Pitino is One of Us

May 1997

What's the Big Deal, you ask? Why is every local sports fan excited about the prospect of Rick Pitino coming to coach the Celtics?

It's a big deal because Pitino is a dynamic, successful coach. He restores credibility to our most storied sports franchise.

Getting Pitino is also uplifting because he's one of us. Bill Parcells was a great coach, probably the best local sports leader since Red Auerbach. But the Tuna never was a New England guy. Give Parcells a gas-guzzling car and a doughnut shop and he's happy anywhere. New England? New Jersey? Same difference.

Parcells hardly ever made it into the Hub. He didn't know the Hancock Tower from the Citgo sign. He thought the Swan Boats were yachts owned by a Cardinal defensive lineman.

Pitino is different. He went to college at the University of Massachusetts in Amherst. He worked and lived in Boston and Providence. His son goes to school in Milton. Rick Pitino knows that the Globe is a broadsheet and the Herald a tabloid. He's a card-carrying member of Ted Nation. Even while coaching at Kentucky, he managed weekend getaways in Boston, trolling Newbury Street in search of fine dining and expensive suits.

Pitino played for Jack Leaman at UMass. He played in the backcourt with Billy Endicott and he knows that Endicott got beat up at the Boston Garden after playing in the old Tech Tourney. He knows that former Oriole Cy Young winner Mike Flanagan - another UMass contemporary - is from Manchester, N.H.

He knows that students used to line up outside Curry Hicks Cage to watch Dr. J. He knows that John Quincy Adams is a high-rise in Southwest, and he knows that Melville is a low-rise. He remembers when you could buy a pitcher of beer at the Blue Wall.

He knows that Case Gym is upstairs from Brown Arena at Boston University. He remembers coaching players named Tom Channel, Steve Wright, Wally West, Glenn Consor, Desmond Martin, Brett Brown, John Teague, Tony Simms, and Gary Plummer when he went 91-51 in five seasons at BU.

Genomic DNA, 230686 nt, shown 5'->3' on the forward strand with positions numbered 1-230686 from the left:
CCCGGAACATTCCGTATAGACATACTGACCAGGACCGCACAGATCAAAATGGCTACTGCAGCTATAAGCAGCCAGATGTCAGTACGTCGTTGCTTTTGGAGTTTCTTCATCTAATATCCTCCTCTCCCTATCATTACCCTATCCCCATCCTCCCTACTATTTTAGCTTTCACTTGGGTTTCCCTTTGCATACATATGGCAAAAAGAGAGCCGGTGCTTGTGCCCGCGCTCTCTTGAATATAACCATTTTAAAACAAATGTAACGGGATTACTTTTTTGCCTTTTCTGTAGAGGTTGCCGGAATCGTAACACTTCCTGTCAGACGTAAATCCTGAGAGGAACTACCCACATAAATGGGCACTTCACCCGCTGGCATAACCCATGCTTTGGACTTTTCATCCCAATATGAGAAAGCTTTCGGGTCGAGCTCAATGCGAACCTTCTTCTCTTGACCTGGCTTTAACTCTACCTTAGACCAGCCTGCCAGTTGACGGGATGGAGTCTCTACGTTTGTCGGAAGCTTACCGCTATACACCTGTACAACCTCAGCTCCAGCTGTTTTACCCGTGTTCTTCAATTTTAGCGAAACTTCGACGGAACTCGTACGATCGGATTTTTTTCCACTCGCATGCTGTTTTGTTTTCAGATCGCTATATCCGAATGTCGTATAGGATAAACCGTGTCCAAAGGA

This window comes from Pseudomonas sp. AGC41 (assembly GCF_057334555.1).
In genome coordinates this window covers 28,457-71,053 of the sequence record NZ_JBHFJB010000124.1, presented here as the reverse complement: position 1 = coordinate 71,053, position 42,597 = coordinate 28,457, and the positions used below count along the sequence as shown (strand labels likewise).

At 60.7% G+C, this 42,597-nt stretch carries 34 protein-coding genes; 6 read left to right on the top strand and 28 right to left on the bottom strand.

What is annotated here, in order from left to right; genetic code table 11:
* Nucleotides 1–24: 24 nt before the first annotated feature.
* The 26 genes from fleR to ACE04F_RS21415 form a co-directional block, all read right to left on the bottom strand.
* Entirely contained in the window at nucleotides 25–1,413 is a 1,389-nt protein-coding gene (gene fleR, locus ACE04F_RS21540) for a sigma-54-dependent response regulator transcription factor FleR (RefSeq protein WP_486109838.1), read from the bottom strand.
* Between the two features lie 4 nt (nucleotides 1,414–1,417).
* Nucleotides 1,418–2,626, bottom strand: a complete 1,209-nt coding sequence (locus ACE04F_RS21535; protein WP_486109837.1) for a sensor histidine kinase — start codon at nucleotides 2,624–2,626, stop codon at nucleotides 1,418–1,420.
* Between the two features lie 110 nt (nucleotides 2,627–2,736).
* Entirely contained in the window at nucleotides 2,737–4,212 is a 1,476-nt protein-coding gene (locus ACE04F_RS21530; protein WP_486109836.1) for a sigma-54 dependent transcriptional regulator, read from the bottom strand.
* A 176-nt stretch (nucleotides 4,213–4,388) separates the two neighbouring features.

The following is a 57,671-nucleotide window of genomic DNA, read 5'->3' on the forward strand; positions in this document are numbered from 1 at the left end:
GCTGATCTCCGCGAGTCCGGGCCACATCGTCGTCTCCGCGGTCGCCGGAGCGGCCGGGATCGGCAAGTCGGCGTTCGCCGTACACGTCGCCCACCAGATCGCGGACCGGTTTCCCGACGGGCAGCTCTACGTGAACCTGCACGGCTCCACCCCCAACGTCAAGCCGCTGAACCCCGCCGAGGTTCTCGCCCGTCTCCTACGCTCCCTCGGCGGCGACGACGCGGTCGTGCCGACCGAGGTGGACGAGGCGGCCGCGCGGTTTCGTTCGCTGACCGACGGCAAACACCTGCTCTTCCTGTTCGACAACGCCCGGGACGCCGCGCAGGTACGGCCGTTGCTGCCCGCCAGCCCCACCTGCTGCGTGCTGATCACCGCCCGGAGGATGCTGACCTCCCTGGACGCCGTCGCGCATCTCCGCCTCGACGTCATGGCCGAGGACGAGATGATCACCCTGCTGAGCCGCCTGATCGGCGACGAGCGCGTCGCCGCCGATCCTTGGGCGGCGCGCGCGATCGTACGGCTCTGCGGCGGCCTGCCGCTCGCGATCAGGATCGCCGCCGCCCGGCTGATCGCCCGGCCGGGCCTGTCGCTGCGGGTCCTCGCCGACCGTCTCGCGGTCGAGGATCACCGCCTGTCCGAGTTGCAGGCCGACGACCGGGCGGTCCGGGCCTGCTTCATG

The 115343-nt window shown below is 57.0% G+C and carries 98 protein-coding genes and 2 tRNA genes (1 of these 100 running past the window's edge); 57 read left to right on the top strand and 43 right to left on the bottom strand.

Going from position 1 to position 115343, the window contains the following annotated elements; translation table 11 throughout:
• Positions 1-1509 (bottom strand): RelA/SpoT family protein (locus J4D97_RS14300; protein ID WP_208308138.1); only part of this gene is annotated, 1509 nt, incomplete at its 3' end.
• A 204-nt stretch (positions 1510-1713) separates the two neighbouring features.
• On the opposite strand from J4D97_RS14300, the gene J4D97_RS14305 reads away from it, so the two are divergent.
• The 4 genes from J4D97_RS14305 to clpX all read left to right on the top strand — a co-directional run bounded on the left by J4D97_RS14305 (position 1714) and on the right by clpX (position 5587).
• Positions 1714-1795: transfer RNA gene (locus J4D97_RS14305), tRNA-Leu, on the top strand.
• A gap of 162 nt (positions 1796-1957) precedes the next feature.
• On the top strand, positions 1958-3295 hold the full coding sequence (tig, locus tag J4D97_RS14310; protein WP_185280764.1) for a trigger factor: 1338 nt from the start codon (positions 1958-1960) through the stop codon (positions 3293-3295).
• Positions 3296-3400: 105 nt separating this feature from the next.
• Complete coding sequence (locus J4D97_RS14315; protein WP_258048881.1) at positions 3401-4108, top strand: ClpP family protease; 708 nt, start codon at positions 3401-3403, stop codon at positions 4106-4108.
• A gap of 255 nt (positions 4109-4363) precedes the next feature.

He knows that a piece of old Braves Field, where Babe Ruth finished his career, still stands as part of Nickerson Field. He knows that Martin Luther King, Howard Stern, and Faye Dunaway matriculated at Boston University.

Pitino went to work with Hubie Brown and the New York Knicks when he left BU. He knows that one day before the Celtics met the Knicks and red-hot Bernard King in the 1984 conference semifinals, Cedric Maxwell pointed to King and said, "The bitch won't score 50 off me." He knows that Bernard went for 50 in Game 3. Pitino was there when Larry Bird torched the Knicks in Game 7 at the Garden on a Sunday afternoon.

Pitino knows what the Celtics were like in those days. He saw first-hand what the Celtics stood for. He saw Bird, Parish, and McHale at the top of their games. He was with the Knicks when Auerbach counterpunched New York's interest in McHale by signing three New York free agents in a one-day flurry.

After his first NBA experience, Pitino took over for Joe Mullaney at Providence, leading the Friars to the Final Four in 1987. He knows that Dave Gavitt was a god in Providence. He knows that Ernie DeGregorio is the all-time gym rat, and that Marvin Barnes once went after teammate Larry Ketvirtis with a tire iron. He knows that Billy Reynolds is the best scribe in Providence. He knows that everybody goes to Murphy's Deli after Friar games.

He's been in Lexington, Ky., for eight years. His New England knowledge served him there only when he came to Boston to recruit Wayne Turner at Beaver Country Day (which Pitino knows is always the first school to postpone when it snows) and Mike Bradley at Worcester Burncoat - not far from Holy Cross, where Pitino played against Gene Doyle and coached against George Blaney.

At Kentucky, Pitino rebuilt college basketball's signature school (the Boston Celtics of the NCAA) and won a national championship. Along the way, he adjusted to the food and the customs. He took a liking to bluegrass and thoroughbred racing. And when he couldn't find any good Italian food, he opened his own restaurant.

But now it's time to come back to his basketball roots. It's time to return to the land of Jack Leaman, Dr. J, Al Skinner, Dave Gavitt, Ronnie Perry, Joe Mullaney. It's time to come home to the New Garden where Red and K.C., and the Cooz and Tommy Heinsohn still prowl. It's time to come back to New England to rescue the once-proud Boston Celtics.

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